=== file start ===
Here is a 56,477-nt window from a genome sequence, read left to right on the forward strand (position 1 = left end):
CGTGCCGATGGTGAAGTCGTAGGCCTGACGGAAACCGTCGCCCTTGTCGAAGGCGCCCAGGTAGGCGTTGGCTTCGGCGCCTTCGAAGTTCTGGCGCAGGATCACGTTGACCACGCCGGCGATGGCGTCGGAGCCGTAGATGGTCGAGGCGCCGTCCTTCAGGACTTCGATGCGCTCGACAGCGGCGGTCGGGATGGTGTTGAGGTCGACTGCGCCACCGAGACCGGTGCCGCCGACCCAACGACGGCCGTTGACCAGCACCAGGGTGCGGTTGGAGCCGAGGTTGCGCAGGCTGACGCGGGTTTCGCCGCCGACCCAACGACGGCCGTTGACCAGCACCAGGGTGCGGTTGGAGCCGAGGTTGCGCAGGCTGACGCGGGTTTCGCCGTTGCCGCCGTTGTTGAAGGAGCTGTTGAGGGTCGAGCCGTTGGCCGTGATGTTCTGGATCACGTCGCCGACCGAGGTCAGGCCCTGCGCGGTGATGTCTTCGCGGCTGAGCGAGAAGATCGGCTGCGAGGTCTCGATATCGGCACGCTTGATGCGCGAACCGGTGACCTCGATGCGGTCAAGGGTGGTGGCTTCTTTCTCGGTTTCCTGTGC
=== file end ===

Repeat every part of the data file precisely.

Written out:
Here is a 56,477-nt window from a genome sequence, read left to right on the forward strand (position 1 = left end):
CGTGCCGATGGTGAAGTCGTAGGCCTGACGGAAACCGTCGCCCTTGTCGAAGGCGCCCAGGTAGGCGTTGGCTTCGGCGCCTTCGAAGTTCTGGCGCAGGATCACGTTGACCACGCCGGCGATGGCGTCGGAGCCGTAGATGGTCGAGGCGCCGTCCTTCAGGACTTCGATGCGCTCGACAGCGGCGGTCGGGATGGTGTTGAGGTCGACTGCGCCACCGAGACCGGTGCCGCCGACCCAACGACGGCCGTTGACCAGCACCAGGGTGCGGTTGGAGCCGAGGTTGCGCAGGCTGACGCGGGTTTCGCCGCCGACCCAACGACGGCCGTTGACCAGCACCAGGGTGCGGTTGGAGCCGAGGTTGCGCAGGCTGACGCGGGTTTCGCCGTTGCCGCCGTTGTTGAAGGAGCTGTTGAGGGTCGAGCCGTTGGCCGTGATGTTCTGGATCACGTCGCCGACCGAGGTCAGGCCCTGCGCGGTGATGTCTTCGCGGCTGAGCGAGAAGATCGGCTGCGAGGTCTCGATATCGGCACGCTTGATGCGCGAACCGGTGACCTCGATGCGGTCAAGGGTGGTGGCTTCTTTCTCGGTTTCCTGTGC